We tend to do bigger scale user testings at the beginning or the end of our product cycle. For example, we commissioned the research company Papa to do formative user research to see if our audience like the main offers: Remember, Recommend and Replay of Playlister. After Playlister was out of the beta phase, we did a design research involving a 10-day diary session and lab user testing.

But in between, we did a few smaller, lightweight guerrilla user testings. We tried to keep the process as lean as possible: We did them in house with the help of our design research team, Amelia Still and Sylwia Frankowska-Takhari . We used lo-fi design research techniques, like paper prototyping.

Remember that I mentioned: Build, measure and learn quickly? Guerrilla testing allows us to measure and learn fast and regularly.


Have a voice: UX is not just about interaction pattern and aesthetics. It is also about emotion and the personality of the product. We think copy is an important part of the UX, so we worked with our copywriter Edd White quite early in the design process.

We established a ‘tone of voice’ for Playlister with our marketing team and Edd before we launched anything. Playlister is a new product, it is not as established as BBC iPlayer. If Playlister is a person, we think of her as iPlayer’s impish younger sibling.

Another track from Santas sack

Playlister is young and green. We dressed it to be visually refreshing to attract new audiences, particularly the new digital generation. So we revisited the GEL principles and made sure Playlister is compelling and distinctive.

For example when we designed the Presenter Playlist Index Page, we wanted to approach it differently. The page was intended to promote a few presenters and showcase the tracks they added. The requirement was pretty straightforward but we still thought there was potential to design something nice. We had a few ideas but finally thought the parallax scrolling idea could be the one: it allowed us to use bold imagery and with amazing interaction details.

Presenter Playlist Index Page

On top of a functional, reliable and usable service, we hope the emotional design of the personality layer gives the user a rewarding experience.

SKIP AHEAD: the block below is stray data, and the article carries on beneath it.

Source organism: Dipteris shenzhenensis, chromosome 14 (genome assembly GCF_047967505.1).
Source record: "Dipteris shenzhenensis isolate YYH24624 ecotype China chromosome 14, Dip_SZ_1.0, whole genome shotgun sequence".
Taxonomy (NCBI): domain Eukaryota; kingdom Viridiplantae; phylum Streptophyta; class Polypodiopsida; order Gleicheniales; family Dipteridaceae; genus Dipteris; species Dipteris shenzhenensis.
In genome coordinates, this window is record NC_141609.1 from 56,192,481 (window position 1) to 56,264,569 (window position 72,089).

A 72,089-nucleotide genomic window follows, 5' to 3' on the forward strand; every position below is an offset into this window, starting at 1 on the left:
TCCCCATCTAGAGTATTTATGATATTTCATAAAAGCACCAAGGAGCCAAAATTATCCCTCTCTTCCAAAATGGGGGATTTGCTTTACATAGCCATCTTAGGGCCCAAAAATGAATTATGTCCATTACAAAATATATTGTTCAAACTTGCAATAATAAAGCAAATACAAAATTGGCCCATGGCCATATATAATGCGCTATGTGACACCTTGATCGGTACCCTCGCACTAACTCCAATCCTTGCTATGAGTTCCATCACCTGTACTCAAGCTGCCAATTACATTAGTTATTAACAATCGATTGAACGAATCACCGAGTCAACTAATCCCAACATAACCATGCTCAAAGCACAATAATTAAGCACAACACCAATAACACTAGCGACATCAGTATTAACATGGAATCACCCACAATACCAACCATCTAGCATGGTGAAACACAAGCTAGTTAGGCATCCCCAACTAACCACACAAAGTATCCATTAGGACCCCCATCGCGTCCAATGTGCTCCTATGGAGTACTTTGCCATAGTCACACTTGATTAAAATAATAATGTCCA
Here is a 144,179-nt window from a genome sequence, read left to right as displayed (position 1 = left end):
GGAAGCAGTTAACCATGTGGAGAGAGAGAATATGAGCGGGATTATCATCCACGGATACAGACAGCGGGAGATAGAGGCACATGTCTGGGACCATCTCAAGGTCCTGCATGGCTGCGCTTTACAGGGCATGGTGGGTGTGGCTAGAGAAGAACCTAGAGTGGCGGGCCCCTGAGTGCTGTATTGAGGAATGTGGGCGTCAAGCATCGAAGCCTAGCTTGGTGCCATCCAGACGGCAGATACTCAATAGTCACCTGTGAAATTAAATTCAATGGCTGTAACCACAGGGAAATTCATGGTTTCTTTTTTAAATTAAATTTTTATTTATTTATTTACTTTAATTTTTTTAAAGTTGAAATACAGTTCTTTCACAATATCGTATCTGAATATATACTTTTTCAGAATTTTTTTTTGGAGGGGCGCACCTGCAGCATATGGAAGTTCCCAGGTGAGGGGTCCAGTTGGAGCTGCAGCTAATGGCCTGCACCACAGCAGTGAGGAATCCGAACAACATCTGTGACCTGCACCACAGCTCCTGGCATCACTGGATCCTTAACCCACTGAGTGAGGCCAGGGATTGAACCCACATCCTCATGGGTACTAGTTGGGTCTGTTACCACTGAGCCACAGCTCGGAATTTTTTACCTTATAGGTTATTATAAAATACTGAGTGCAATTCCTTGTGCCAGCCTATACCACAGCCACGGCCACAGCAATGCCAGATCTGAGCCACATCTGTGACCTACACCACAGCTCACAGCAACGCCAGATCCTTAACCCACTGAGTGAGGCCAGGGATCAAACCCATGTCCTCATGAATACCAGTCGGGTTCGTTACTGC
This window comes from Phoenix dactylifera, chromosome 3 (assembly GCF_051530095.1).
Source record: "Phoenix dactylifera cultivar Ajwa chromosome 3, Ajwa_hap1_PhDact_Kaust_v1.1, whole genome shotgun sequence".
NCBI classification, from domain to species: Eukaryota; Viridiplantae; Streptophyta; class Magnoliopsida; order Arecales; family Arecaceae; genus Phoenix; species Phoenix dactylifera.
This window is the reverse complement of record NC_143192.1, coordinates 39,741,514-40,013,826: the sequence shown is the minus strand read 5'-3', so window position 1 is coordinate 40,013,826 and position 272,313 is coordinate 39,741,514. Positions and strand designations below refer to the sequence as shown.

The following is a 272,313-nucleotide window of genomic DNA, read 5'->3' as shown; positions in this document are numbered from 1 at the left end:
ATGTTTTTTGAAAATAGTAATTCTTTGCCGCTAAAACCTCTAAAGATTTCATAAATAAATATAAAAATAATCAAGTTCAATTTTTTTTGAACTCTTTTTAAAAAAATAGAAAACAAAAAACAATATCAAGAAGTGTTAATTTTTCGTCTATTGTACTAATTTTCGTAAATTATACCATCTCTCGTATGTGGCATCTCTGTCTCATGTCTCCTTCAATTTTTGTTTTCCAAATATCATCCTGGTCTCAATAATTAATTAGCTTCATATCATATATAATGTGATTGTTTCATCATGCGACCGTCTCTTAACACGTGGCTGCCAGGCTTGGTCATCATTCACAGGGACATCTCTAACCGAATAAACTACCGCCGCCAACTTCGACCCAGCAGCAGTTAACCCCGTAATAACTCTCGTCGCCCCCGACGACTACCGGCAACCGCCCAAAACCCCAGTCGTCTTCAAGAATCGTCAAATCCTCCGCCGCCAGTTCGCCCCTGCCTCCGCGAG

Not territorial: ‘We are one BBC; great things happen when we work together.’ It is written on every BBC Staff ID badge.

BBC values

Playlister is a service that works across the BBC. It focuses on radio, with the support of the teams in Personalisation and Social Platform and BBC iD, extended with touchpoints on TV programme’s pages.

But One BBC is not alone: there is a whole big world outside.

Internet, smartphone and tablet: generations are growing up with these devices. Music lovers are changing how they consume music. So we worked with other products and platforms: Spotify, Deezer and YouTube.

We collaborated with teams from outside the BBC. We tried to understand each others ecosystem and exchanged design ideas to make sure we get the best of both.

Everyone wins if we are not territorial: More audiences are signing in with BBC iD; younger audiences are using the new digital services and can discover recommendations and content from the BBC.

Everyone is happy.

BBC Playlister on Spotify

One Product Team: We are not a separate group of designers, gang of developers, bunch of testers, with a king product owner, who only meet each other when it is needed.

We sit together as a team. We talk and play everyday. And we all love what we are building.

Wai-Tai Li is a Senior User Experience Designer in BBC Future Media who led the user experience and design of BBC Playlister. In the office, he drinks tea with two tea bags, and milk.